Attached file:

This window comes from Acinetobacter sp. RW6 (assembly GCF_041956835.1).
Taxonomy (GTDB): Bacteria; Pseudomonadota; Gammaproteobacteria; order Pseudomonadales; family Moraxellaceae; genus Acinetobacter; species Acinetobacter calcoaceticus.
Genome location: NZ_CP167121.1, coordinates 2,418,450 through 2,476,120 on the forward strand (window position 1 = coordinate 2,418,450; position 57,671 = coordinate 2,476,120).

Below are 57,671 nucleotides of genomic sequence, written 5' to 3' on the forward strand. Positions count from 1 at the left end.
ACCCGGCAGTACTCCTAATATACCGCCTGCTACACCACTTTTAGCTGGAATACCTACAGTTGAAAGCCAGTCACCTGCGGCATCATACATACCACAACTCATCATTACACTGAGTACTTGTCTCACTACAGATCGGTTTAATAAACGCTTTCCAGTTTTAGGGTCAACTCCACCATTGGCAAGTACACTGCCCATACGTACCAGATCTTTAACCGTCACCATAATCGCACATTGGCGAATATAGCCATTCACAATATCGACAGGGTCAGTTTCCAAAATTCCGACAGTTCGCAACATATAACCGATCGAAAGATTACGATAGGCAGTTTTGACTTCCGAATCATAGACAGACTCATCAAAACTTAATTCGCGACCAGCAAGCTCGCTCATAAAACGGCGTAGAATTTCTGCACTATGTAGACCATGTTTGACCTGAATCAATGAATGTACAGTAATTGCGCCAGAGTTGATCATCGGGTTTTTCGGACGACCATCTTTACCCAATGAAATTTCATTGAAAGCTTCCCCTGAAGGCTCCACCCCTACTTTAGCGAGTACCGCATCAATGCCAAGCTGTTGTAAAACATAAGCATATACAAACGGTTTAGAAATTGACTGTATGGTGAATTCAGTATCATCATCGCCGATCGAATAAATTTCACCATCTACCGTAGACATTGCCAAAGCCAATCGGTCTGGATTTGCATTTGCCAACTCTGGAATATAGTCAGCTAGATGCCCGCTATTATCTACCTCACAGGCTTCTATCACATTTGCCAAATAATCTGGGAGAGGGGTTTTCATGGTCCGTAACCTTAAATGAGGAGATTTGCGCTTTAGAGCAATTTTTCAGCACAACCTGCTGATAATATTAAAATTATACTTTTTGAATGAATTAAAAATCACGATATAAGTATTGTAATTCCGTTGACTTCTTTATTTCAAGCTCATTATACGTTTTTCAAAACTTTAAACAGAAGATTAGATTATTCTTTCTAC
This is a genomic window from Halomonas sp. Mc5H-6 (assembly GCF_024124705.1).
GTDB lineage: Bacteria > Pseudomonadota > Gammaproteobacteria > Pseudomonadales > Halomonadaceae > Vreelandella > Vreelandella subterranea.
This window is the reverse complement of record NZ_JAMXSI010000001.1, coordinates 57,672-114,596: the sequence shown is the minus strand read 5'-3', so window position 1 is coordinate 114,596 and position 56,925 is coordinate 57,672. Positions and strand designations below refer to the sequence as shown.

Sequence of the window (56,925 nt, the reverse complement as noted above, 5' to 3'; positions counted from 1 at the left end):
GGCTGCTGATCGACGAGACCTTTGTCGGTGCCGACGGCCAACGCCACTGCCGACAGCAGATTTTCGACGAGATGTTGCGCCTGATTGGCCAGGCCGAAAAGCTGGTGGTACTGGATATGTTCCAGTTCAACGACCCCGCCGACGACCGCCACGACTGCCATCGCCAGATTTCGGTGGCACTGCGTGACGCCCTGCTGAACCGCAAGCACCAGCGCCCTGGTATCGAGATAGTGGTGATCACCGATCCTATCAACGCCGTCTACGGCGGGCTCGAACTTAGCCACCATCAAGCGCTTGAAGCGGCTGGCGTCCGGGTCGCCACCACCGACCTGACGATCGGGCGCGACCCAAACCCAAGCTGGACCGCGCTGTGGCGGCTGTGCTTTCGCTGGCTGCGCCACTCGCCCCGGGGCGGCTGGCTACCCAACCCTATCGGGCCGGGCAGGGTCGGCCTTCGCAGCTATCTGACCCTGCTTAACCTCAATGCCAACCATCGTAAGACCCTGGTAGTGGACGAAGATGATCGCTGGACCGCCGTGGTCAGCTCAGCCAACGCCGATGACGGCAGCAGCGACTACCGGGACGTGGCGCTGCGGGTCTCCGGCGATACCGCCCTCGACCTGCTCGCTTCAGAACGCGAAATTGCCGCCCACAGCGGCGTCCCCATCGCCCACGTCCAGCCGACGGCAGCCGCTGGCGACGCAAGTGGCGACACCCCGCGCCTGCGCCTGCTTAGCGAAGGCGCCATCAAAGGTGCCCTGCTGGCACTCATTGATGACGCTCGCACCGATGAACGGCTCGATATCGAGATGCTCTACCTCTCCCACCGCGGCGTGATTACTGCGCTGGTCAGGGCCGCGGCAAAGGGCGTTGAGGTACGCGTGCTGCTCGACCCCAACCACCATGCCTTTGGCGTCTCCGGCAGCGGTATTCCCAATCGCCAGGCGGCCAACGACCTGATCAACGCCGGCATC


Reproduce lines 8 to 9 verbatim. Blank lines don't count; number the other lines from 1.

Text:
This window is the reverse complement of record NZ_JAMXSI010000001.1, coordinates 57,672-114,596: the sequence shown is the minus strand read 5'-3', so window position 1 is coordinate 114,596 and position 56,925 is coordinate 57,672. Positions and strand designations below refer to the sequence as shown.

Sequence of the window (56,925 nt, the reverse complement as noted above, 5' to 3'; positions counted from 1 at the left end):